Pinterest is also my messy filing cabinet. My armchair travel agent. My restaurant critic. My dreams of crafty magnificence. My tentative plans for the big 50th birthday trip I’m planning for Bruce. And of course, a slew of sewing projects for the day when I finally allow myself to get onto the sewing machine and mess around.

There’s also a board devoted to the Gs. And to this blog, though I am massively behind on my pinning (sorry, Frances, and everyone else who loves Pinterest and would prefer to find my updates there).

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Gidget the black and white dog with her partner-in-crime George • photo by Bruce

As you may have gathered, Gidget, the newest G, is the youngest and remains to this day a “handful”. We thought we were done with her  crate (which takes up far too much space in our office/tv room), but every time we put it in the attic, she shows us that she really needs to be in solitary confinement when there are no humans in the house. I assume her four legged siblings are too busy napping to administer any discipline or tell her that she’s an idiot if she pisses off the two-leggeds with the opposable thumbs that can open the magic cold food box, the treat cabinet and the food bin.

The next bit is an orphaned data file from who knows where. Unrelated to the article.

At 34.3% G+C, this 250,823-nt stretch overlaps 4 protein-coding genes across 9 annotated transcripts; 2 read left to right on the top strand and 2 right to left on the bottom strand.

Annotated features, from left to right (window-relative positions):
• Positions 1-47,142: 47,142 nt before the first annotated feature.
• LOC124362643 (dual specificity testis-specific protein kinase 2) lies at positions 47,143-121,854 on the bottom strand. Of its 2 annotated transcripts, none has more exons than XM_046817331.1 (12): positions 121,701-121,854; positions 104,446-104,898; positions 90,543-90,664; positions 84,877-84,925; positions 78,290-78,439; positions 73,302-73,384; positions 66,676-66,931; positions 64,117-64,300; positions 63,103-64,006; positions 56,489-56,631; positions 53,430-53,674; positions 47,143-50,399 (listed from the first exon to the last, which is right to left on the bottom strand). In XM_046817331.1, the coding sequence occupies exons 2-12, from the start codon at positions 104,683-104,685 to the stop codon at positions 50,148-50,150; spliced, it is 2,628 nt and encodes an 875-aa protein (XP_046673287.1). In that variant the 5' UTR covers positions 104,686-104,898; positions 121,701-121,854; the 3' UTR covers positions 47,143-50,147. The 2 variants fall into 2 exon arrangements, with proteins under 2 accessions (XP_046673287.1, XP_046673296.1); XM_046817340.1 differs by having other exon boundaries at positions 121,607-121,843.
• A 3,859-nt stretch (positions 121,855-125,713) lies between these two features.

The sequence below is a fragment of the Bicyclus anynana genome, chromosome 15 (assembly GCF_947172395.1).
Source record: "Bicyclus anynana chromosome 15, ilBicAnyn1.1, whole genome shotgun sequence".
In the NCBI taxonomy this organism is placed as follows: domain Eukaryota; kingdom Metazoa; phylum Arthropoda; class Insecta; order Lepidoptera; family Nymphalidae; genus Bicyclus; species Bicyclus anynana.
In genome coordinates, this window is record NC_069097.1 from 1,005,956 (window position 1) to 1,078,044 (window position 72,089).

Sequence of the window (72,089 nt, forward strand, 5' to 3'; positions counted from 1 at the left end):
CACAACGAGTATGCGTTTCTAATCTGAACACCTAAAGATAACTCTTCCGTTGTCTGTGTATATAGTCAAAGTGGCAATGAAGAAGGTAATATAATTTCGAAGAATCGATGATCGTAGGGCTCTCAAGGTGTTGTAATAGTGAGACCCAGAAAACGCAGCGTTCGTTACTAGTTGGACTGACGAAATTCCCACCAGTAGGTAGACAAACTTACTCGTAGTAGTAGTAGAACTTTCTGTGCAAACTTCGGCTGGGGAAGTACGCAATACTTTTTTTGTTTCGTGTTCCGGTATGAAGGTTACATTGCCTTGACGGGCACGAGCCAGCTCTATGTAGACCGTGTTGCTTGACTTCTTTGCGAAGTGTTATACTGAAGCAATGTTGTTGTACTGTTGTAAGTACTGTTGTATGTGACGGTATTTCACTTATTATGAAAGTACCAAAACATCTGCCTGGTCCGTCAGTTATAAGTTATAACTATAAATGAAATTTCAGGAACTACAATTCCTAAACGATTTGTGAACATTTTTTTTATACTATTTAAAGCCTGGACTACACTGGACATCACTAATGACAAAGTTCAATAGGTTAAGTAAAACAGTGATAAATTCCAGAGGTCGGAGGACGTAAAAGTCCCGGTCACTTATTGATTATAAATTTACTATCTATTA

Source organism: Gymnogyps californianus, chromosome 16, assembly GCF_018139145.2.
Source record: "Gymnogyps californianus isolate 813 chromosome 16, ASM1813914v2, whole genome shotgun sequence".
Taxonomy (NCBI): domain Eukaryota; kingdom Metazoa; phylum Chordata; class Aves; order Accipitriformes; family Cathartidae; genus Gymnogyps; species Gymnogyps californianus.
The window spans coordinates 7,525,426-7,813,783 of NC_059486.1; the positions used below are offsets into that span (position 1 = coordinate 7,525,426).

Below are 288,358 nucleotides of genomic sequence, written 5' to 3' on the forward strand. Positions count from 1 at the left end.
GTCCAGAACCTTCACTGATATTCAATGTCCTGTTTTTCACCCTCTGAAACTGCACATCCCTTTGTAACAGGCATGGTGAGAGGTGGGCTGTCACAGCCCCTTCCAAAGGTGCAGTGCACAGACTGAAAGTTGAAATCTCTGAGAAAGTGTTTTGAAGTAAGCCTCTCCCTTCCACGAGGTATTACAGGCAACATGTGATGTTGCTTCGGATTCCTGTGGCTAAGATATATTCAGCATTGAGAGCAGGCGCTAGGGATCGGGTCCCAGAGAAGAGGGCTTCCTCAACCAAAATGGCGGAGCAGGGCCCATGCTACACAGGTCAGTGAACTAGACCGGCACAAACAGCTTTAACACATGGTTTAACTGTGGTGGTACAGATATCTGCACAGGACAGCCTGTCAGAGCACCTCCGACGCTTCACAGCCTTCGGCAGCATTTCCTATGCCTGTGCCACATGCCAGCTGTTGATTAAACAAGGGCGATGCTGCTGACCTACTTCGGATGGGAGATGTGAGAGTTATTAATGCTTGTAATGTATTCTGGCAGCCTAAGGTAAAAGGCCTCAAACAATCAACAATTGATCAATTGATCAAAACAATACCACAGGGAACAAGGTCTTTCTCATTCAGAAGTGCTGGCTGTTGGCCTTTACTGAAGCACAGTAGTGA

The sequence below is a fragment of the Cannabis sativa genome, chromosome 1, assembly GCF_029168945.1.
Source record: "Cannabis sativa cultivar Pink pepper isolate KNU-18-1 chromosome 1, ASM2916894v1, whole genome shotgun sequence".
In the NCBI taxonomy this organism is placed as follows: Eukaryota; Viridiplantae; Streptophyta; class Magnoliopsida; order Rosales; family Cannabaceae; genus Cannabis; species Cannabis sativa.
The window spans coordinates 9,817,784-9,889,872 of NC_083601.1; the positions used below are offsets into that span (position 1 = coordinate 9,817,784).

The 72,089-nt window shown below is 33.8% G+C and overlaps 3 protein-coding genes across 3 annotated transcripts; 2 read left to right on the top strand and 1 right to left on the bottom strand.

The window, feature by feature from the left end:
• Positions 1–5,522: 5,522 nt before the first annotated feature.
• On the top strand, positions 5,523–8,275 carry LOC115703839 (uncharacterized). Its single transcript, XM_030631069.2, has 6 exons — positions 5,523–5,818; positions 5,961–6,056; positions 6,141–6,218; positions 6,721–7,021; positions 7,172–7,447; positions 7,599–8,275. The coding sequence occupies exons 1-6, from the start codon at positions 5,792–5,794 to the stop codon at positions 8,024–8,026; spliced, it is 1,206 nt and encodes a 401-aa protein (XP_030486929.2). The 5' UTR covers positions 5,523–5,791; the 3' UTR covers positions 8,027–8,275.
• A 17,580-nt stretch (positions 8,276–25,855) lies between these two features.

In any case, Gidget needs to be busy. And don’t let that sweet and innocent look fool you, she likes to tear stuff apart. Maybe “de-stuff” is more accurate. Dog beds. Dog toys. Stuffed animals. She loves to make it snow fluff all over the house.

So I decided that a ball of confusion might help her with her drive for mayhem. While it’s not really a “sew” project, it’s as close as I’ve gotten in a while:

8. For a dog who loves to tear apart stuffed animals, make a durable activity ball with a Hol-ee rubber ball, scraps of fabric, and treats.